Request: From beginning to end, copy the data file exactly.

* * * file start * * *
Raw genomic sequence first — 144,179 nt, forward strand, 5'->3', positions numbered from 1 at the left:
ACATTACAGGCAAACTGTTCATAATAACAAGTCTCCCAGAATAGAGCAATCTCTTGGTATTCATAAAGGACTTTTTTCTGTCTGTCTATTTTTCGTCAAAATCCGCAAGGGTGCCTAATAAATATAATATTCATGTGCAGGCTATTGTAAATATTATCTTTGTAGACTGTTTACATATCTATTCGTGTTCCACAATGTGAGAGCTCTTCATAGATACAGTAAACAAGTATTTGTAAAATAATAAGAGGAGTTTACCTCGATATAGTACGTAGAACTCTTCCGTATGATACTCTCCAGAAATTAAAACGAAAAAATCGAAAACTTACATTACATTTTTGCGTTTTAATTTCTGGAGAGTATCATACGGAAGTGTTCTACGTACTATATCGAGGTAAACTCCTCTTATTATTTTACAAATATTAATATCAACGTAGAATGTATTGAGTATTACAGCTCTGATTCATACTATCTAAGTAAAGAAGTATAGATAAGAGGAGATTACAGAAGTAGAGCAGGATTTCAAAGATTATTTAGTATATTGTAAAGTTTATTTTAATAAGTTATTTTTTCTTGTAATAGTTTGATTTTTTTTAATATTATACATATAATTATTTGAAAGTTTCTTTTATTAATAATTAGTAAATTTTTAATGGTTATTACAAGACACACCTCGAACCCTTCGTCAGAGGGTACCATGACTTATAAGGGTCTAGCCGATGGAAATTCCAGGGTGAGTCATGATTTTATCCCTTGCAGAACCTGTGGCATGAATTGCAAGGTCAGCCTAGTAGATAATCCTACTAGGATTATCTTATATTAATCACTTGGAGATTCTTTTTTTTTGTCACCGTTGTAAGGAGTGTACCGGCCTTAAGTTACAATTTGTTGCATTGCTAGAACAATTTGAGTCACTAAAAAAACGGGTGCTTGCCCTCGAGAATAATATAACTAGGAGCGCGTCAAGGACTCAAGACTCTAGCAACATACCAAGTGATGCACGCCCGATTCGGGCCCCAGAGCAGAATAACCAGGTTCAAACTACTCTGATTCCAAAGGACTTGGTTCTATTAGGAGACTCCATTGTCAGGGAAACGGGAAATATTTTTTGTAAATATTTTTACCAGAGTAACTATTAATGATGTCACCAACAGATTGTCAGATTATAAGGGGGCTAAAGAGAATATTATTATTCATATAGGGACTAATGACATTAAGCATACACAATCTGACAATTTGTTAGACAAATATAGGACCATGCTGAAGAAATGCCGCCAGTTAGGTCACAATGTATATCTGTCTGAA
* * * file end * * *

Raw genomic sequence first — 144,179 nt, forward strand, 5'->3', positions numbered from 1 at the left:
ACATTACAGGCAAACTGTTCATAATAACAAGTCTCCCAGAATAGAGCAATCTCTTGGTATTCATAAAGGACTTTTTTCTGTCTGTCTATTTTTCGTCAAAATCCGCAAGGGTGCCTAATAAATATAATATTCATGTGCAGGCTATTGTAAATATTATCTTTGTAGACTGTTTACATATCTATTCGTGTTCCACAATGTGAGAGCTCTTCATAGATACAGTAAACAAGTATTTGTAAAATAATAAGAGGAGTTTACCTCGATATAGTACGTAGAACTCTTCCGTATGATACTCTCCAGAAATTAAAACGAAAAAATCGAAAACTTACATTACATTTTTGCGTTTTAATTTCTGGAGAGTATCATACGGAAGTGTTCTACGTACTATATCGAGGTAAACTCCTCTTATTATTTTACAAATATTAATATCAACGTAGAATGTATTGAGTATTACAGCTCTGATTCATACTATCTAAGTAAAGAAGTATAGATAAGAGGAGATTACAGAAGTAGAGCAGGATTTCAAAGATTATTTAGTATATTGTAAAGTTTATTTTAATAAGTTATTTTTTCTTGTAATAGTTTGATTTTTTTTAATATTATACATATAATTATTTGAAAGTTTCTTTTATTAATAATTAGTAAATTTTTAATGGTTATTACAAGACACACCTCGAACCCTTCGTCAGAGGGTACCATGACTTATAAGGGTCTAGCCGATGGAAATTCCAGGGTGAGTCATGATTTTATCCCTTGCAGAACCTGTGGCATGAATTGCAAGGTCAGCCTAGTAGATAATCCTACTAGGATTATCTTATATTAATCACTTGGAGATTCTTTTTTTTTGTCACCGTTGTAAGGAGTGTACCGGCCTTAAGTTACAATTTGTTGCATTGCTAGAACAATTTGAGTCACTAAAAAAACGGGTGCTTGCCCTCGAGAATAATATAACTAGGAGCGCGTCAAGGACTCAAGACTCTAGCAACATACCAAGTGATGCACGCCCGATTCGGGCCCCAGAGCAGAATAACCAGGTTCAAACTACTCTGATTCCAAAGGACTTGGTTCTATTAGGAGACTCCATTGTCAGGGAAACGGGAAATATTTTTTGTAAATATTTTTACCAGAGTAACTATTAATGATGTCACCAACAGATTGTCAGATTATAAGGGGGCTAAAGAGAATATTATTATTCATATAGGGACTAATGACATTAAGCATACACAATCTGACAATTTGTTAGACAAATATAGGACCATGCTGAAGAAATGCCGCCAGTTAGGTCACAATGTATATCTGTCTGAA